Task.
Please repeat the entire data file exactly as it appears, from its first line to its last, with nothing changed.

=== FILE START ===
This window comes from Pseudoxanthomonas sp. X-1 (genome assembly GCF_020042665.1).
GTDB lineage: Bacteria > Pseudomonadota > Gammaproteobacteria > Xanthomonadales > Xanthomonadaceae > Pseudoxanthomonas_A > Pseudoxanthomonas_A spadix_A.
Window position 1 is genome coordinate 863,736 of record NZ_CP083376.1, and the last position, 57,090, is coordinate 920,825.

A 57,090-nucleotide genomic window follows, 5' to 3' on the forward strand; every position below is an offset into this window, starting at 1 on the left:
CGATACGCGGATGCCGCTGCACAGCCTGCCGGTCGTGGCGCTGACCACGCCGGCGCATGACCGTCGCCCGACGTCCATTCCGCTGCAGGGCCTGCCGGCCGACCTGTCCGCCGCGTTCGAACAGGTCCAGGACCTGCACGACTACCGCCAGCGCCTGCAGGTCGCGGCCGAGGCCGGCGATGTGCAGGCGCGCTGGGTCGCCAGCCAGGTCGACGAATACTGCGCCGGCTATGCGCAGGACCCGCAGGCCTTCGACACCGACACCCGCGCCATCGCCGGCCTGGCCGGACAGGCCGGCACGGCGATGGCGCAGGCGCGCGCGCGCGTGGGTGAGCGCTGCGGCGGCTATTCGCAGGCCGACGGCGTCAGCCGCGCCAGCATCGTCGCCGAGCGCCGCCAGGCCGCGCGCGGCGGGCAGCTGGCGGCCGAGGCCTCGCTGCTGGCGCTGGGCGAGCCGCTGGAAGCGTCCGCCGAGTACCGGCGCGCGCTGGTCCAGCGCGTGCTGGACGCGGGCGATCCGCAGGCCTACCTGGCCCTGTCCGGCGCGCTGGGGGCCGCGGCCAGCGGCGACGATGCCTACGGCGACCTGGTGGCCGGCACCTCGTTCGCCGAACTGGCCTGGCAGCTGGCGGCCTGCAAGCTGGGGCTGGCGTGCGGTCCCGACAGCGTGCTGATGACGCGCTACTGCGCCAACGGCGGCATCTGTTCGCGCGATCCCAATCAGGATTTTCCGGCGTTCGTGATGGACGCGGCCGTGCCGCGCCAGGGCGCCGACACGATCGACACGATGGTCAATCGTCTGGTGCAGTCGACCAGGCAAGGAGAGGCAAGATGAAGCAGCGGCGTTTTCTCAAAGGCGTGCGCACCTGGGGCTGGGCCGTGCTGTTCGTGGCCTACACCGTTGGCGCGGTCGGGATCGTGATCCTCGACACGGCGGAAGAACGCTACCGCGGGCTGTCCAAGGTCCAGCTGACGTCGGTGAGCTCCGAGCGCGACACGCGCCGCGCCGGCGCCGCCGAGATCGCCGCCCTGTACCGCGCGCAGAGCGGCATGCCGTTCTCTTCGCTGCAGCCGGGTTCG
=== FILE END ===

This window comes from Pseudoxanthomonas sp. X-1 (genome assembly GCF_020042665.1).
GTDB lineage: Bacteria > Pseudomonadota > Gammaproteobacteria > Xanthomonadales > Xanthomonadaceae > Pseudoxanthomonas_A > Pseudoxanthomonas_A spadix_A.
Window position 1 is genome coordinate 863,736 of record NZ_CP083376.1, and the last position, 57,090, is coordinate 920,825.

A 57,090-nucleotide genomic window follows, 5' to 3' on the forward strand; every position below is an offset into this window, starting at 1 on the left:
CGATACGCGGATGCCGCTGCACAGCCTGCCGGTCGTGGCGCTGACCACGCCGGCGCATGACCGTCGCCCGACGTCCATTCCGCTGCAGGGCCTGCCGGCCGACCTGTCCGCCGCGTTCGAACAGGTCCAGGACCTGCACGACTACCGCCAGCGCCTGCAGGTCGCGGCCGAGGCCGGCGATGTGCAGGCGCGCTGGGTCGCCAGCCAGGTCGACGAATACTGCGCCGGCTATGCGCAGGACCCGCAGGCCTTCGACACCGACACCCGCGCCATCGCCGGCCTGGCCGGACAGGCCGGCACGGCGATGGCGCAGGCGCGCGCGCGCGTGGGTGAGCGCTGCGGCGGCTATTCGCAGGCCGACGGCGTCAGCCGCGCCAGCATCGTCGCCGAGCGCCGCCAGGCCGCGCGCGGCGGGCAGCTGGCGGCCGAGGCCTCGCTGCTGGCGCTGGGCGAGCCGCTGGAAGCGTCCGCCGAGTACCGGCGCGCGCTGGTCCAGCGCGTGCTGGACGCGGGCGATCCGCAGGCCTACCTGGCCCTGTCCGGCGCGCTGGGGGCCGCGGCCAGCGGCGACGATGCCTACGGCGACCTGGTGGCCGGCACCTCGTTCGCCGAACTGGCCTGGCAGCTGGCGGCCTGCAAGCTGGGGCTGGCGTGCGGTCCCGACAGCGTGCTGATGACGCGCTACTGCGCCAACGGCGGCATCTGTTCGCGCGATCCCAATCAGGATTTTCCGGCGTTCGTGATGGACGCGGCCGTGCCGCGCCAGGGCGCCGACACGATCGACACGATGGTCAATCGTCTGGTGCAGTCGACCAGGCAAGGAGAGGCAAGATGAAGCAGCGGCGTTTTCTCAAAGGCGTGCGCACCTGGGGCTGGGCCGTGCTGTTCGTGGCCTACACCGTTGGCGCGGTCGGGATCGTGATCCTCGACACGGCGGAAGAACGCTACCGCGGGCTGTCCAAGGTCCAGCTGACGTCGGTGAGCTCCGAGCGCGACACGCGCCGCGCCGGCGCCGCCGAGATCGCCGCCCTGTACCGCGCGCAGAGCGGCATGCCGTTCTCTTCGCTGCAGCCGGGTTCG